Should You Worry About More Bad Housing Numbers?

A drop in housing starts shows rising interest rates are biting – but it looks like a flesh wound.

Should You Worry About Bad Housing Numbers?
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Since interest rates began rising in May, the real estate market has been preparing for a major storm. A downpour arrived Wednesday as the Commerce Department reported the worst drop in housing starts in almost a year– confirming fears of investors and homeowners that a pullback in demand might dent the recovery.

But there was no panic in equity markets over the housing flop, and little fear that the sector will slip back into the hole it fell into in 2008. Housing as a whole appears to be holding its own, even with mortgage rates going up. (The Mortgage Bankers Association last week showed the average 30-year mortgage at 4.68 percent. That's nearly a full percentage point above last year.)

To be sure, the housing starts drop is the latest sign that interest rate increases are having an impact. Starts declined 9.9 percent in June and permits fell 7.5 percent. Meanwhile, homebuilding stocks over the past two months have been slammed by one of the biggest selloffs since the sector began its long recovery from the depression-type conditions of 2007-2009. The market overall shrugged off the weak one-month data, and even housing-related stocks edged higher.

[Read: 12 Reasons Not to Fear a Market Bubble.]

Over the past two months, real estate investment trusts were hit hard, declining to losses of 15 percent and more in a matter of weeks. Some gloomy forecasters warn that the rise in rates could injure not just the housing sector, but the economy as a whole. Homebuilders were also toppled by big losses.

But the data tell a less distressing story for homeowners, if not for builders. A closer look at the housing starts shows that nearly all of the slowdown was from multifamily projects, where there have been signs of overbuilding. Single-family homes were little changed despite the rising mortgage rates.

Professional builders are quick to pull back from starting some ventures like apartment complexes because those ventures are highly interest-rate sensitive, even more so than single-family homes. Also, rising rates means building costs go up quickly, and potential buyers are held back by rising rates. It's a double-whammy for the professional builders.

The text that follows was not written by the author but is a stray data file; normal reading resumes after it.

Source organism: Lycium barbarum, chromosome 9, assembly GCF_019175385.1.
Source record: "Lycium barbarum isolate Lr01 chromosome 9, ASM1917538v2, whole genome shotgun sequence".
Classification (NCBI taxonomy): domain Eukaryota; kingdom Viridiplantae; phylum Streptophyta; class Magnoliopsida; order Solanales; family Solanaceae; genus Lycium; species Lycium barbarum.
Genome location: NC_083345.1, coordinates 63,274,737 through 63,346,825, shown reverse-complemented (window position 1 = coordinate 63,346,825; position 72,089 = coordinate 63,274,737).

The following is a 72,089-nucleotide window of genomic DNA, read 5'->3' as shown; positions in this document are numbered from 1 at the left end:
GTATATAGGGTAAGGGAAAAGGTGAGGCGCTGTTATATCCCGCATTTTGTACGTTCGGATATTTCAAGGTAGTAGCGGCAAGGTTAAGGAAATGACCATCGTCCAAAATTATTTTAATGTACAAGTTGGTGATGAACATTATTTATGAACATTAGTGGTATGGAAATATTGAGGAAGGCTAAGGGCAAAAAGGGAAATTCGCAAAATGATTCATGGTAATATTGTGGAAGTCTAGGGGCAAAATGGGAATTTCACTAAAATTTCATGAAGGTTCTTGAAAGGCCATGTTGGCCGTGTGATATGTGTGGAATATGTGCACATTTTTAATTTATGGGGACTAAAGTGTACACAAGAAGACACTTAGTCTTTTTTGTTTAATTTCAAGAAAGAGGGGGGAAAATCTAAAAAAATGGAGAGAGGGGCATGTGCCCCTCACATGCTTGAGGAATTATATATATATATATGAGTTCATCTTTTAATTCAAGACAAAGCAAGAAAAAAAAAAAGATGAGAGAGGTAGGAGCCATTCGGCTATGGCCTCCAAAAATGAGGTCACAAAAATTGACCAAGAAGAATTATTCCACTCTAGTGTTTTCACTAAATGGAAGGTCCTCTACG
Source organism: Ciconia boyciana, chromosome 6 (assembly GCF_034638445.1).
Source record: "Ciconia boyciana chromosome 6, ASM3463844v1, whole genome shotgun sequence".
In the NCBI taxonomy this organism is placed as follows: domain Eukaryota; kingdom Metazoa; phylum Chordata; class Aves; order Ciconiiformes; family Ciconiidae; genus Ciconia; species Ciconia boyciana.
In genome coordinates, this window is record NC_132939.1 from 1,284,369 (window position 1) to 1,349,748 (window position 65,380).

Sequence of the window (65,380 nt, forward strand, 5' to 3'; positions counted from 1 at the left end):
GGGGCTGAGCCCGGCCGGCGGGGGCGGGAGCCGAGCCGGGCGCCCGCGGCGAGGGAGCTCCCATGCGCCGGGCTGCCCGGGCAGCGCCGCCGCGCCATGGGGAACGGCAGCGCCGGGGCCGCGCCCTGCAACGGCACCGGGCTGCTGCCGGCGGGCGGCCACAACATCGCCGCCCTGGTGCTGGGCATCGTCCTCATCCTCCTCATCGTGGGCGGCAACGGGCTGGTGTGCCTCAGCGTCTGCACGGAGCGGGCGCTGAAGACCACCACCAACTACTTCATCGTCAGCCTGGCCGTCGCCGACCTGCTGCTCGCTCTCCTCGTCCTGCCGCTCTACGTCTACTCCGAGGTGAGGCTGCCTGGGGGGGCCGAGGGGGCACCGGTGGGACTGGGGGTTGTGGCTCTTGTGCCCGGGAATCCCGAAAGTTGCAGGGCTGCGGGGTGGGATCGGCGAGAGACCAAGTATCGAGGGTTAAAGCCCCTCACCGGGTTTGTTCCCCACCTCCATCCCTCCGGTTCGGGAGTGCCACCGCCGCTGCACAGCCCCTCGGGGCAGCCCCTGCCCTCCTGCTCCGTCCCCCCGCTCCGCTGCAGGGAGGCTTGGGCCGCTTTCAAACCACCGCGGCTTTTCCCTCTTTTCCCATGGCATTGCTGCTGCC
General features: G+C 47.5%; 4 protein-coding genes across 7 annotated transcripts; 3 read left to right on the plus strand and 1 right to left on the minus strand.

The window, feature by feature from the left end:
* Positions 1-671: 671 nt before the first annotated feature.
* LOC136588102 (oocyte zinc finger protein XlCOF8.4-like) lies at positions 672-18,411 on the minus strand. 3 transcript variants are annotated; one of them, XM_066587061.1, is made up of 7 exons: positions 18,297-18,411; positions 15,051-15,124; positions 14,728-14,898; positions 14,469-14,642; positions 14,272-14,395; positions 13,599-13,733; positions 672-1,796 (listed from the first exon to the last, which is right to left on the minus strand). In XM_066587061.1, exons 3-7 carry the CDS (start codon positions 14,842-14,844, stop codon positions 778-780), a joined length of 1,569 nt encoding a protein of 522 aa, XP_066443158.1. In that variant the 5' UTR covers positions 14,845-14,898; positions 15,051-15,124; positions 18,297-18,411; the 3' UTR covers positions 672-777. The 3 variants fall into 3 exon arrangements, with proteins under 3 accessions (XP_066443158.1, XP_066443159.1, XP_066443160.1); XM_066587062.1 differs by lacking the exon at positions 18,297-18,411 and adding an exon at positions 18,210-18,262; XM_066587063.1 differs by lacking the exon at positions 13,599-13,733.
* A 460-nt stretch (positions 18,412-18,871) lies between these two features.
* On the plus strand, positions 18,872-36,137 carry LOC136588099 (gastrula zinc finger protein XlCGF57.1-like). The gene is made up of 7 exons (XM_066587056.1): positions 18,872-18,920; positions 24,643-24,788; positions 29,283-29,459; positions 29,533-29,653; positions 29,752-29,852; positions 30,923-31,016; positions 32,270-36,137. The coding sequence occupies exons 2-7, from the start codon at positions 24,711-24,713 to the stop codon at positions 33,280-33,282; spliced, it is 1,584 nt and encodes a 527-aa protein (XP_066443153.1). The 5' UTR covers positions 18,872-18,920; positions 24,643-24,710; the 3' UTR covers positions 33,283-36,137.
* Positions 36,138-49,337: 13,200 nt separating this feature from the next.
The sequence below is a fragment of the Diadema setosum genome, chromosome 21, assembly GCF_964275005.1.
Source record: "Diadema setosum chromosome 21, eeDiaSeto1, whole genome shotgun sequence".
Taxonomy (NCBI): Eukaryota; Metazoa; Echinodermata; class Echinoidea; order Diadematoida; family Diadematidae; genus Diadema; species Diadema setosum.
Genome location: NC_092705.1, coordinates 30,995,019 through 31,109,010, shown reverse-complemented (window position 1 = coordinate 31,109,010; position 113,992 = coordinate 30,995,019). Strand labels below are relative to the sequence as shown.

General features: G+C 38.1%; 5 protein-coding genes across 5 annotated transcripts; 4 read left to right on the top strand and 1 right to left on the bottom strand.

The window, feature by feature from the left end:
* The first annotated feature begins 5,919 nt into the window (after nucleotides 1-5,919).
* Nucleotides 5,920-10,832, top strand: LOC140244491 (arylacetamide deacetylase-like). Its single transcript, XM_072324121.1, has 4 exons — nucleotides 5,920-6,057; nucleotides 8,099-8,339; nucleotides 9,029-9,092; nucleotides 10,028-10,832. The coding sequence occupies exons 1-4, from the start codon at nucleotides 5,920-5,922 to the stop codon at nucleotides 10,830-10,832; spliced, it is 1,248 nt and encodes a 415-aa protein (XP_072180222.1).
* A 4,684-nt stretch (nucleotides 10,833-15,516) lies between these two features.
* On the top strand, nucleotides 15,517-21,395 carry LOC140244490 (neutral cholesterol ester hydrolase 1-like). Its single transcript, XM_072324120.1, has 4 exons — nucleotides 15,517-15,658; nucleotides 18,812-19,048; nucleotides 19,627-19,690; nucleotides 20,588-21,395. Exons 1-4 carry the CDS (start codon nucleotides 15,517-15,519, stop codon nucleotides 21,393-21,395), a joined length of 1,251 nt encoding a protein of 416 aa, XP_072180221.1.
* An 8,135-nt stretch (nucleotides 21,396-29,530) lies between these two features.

Some may worry that the builders, often the first to spot trouble, are the canaries in the mineshaft. But analysts who follow the market say signs remain positive for the housing market overall. In fact, there may be a silver lining for homeowners looking to sell if commercial builders chill for a bit rather than flood the market with too many units. Those mega-condos in "ex-urbia" with low-rate financing offers are for the single-family home market what Wal-Mart is for local retailers: an unwelcome, lower-priced option.

"It's not bad to see some moderation in the housing market," says Brad Sorensen, director of market and sector research at Charles Schwab. "We were actually ironically seeing a couple of months ago some different localities with signs of a real estate bubble. This might alleviate some of that concern [about local market bubbles or overbuilding.]"

He adds that the Fed has been watching those pockets of overheated housing closely. No one wants a repeat of the real estate "hypermarket" seen before the crash, he says.

[Read: How Investors Can Avoid the Market Bullwhip.]

"The Fed really wants to see things get back to normal," says Mark Germain, chief executive officer of Beacon Wealth Management. "What we have been hearing from [Fed Chairman Ben] Bernanke is that the Fed is considering taking away the medicine because the patient is no longer sick."

But he adds that the economy is not performing Olympian feats either, and the recovery has been slow. Housing has played a starring role through the initial stages of the rebound, but Germain says it is "recovering from a very low level, and it is still nowhere near where it was."

Still, the housing recovery is critical since it accounts directly for about one-sixth of the gross domestic product. It also has far wider implications, since new homebuyers purchase appliances, furnishings and other big-ticket items. Even more important, it's a key component of people's sense of well-being and the majority of net worth for middle-income Americans.